Queen Anne: *This is too painful. My fear of death is little compared to my fear for the fate of Elizabeth. She will have to face this world without me. She will probably live with her heart full of doubts about me and… how she will deal with the King her father? What if he refuses to love her, to give her protection? What if he ends placing Mary in favor… and keeps my baby girl abandoned… rejected?* “Please your grace… do you think it would be possible for me to see my daughter? At least for a moment only to… to place a last memory of me in her mind.”
Thomas Cranmer: Oh my, I so feared she would ask me this. Her pain, it’s crushing, and the love she holds for her babe, so touching. I look down at my feet a few seconds, then look up and speak softly… “Your Majesty, please forgive me, even if His Majesty would consent, I can’t support you in this request. I must look to my heart and to God, and think first of the child. What you suggest… it would frighten her… the ride on the barge, the walk through traitor’s gate, being carried through the damp halls of this place, exposed to disease, and then the emotion she must endure in parting with you. Please forgive me. If I pledge to keep her close and safe, I start now and say no. I am so sorry.”
Queen Anne: *He is right… and I am so selfish. Of course is not fair for her but…God, I miss her…Alas, keep her away from me and from this nightmare, is indeed the best.* “I agree… even when is painful to me. But please… promise me something… If someday, if someday she asks about me, tell her that I loved her since the moment I heard her cry… No matter what people can say… she must know that she was the center of my world from the beginning. I have faith and I know that God will place her in the throne of England one day. She will rule this land with honor, grace, virtue and honesty. The world will bow in her presence… I can feel it in my heart. Please…tell her”.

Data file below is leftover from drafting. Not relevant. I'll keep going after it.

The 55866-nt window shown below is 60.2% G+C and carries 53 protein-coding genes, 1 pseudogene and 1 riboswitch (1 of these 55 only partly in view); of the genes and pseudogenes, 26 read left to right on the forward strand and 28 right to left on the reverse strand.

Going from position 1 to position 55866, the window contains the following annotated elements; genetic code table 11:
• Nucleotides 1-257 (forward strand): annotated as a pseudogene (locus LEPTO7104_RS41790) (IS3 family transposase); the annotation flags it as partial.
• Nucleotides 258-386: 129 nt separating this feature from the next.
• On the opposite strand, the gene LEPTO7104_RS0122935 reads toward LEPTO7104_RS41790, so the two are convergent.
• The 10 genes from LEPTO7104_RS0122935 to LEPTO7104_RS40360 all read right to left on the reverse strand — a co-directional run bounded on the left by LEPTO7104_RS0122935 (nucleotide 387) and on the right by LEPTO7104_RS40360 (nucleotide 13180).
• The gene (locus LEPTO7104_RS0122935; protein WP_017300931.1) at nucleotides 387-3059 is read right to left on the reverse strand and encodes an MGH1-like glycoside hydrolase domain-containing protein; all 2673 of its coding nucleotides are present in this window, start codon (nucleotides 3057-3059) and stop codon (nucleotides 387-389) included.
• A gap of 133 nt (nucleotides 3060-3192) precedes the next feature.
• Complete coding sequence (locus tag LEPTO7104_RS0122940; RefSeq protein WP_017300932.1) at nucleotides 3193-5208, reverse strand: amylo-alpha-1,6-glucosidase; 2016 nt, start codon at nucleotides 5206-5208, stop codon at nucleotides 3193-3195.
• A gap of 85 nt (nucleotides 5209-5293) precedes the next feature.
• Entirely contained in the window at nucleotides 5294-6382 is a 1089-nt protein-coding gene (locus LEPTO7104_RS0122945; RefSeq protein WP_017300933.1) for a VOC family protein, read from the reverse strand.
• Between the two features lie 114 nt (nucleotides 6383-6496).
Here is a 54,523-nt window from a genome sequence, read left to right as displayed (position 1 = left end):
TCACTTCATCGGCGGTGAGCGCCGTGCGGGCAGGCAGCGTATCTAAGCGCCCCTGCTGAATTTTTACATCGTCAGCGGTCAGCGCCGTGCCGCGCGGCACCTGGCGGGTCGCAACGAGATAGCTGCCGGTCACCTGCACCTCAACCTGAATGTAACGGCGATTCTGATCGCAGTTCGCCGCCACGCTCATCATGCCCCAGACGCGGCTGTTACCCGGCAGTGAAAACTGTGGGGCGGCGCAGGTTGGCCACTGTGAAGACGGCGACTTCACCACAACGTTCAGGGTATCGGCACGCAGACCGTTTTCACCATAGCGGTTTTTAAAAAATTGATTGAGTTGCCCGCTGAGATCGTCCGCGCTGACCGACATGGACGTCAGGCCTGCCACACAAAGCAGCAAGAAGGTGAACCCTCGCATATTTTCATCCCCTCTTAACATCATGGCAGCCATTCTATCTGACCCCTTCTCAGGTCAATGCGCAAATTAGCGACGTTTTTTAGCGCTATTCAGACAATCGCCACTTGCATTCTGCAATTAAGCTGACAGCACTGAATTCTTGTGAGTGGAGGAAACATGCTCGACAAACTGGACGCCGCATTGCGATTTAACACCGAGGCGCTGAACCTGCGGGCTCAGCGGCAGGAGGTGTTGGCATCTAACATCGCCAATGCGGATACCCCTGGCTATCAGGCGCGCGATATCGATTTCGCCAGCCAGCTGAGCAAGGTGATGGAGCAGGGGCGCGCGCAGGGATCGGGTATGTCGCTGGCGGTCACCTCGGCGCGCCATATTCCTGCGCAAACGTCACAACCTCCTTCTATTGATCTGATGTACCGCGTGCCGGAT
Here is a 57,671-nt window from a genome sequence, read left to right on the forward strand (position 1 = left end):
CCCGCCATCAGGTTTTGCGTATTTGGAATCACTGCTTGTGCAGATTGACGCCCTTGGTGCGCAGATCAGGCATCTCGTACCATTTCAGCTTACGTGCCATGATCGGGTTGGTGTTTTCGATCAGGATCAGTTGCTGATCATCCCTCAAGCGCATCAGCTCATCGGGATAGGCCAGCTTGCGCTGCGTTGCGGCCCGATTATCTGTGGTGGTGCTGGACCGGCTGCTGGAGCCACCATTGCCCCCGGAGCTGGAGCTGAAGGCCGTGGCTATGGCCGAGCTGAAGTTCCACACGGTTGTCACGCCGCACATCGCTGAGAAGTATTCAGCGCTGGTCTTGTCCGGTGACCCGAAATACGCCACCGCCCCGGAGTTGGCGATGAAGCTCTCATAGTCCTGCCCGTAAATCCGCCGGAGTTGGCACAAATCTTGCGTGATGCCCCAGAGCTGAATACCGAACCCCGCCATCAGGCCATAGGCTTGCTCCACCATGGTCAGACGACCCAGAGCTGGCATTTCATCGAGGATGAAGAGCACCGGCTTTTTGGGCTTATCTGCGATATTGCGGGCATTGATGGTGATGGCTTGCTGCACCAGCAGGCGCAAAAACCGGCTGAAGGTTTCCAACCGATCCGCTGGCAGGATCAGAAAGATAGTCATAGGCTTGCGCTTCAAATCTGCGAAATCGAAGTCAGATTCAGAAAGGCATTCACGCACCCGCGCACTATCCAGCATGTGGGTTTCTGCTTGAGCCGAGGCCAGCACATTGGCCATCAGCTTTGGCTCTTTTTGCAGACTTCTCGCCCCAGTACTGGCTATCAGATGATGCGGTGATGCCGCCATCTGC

Thomas Cranmer: Elizabeth queen? God makes miracles, but none so large as that. I place my hand on the queen’s and state simply, “Yes, of course I will. The child will know her mother loved her.”
Queen Anne: “Thank you.” *I give him a smile, while my tears fall like drops of agony.* “Now your grace… I need you to hear my true and last confession… Since the time of my death is getting closer, I need to clean my spirit and receive the blessing of the Lord”. *As soon as I said this words, I see Constable Kingston standing up and facing the door to leave, I can not allow that.* “Master Kingston… I pray you to stay…I want you to witness this moment and hear my confession.”
Thomas Cranmer: I look over to Sir Kingston and nod. He takes a seat. I turn back to the queen. “Do you wish to confess your sins, my child? If so, I will hear them now.”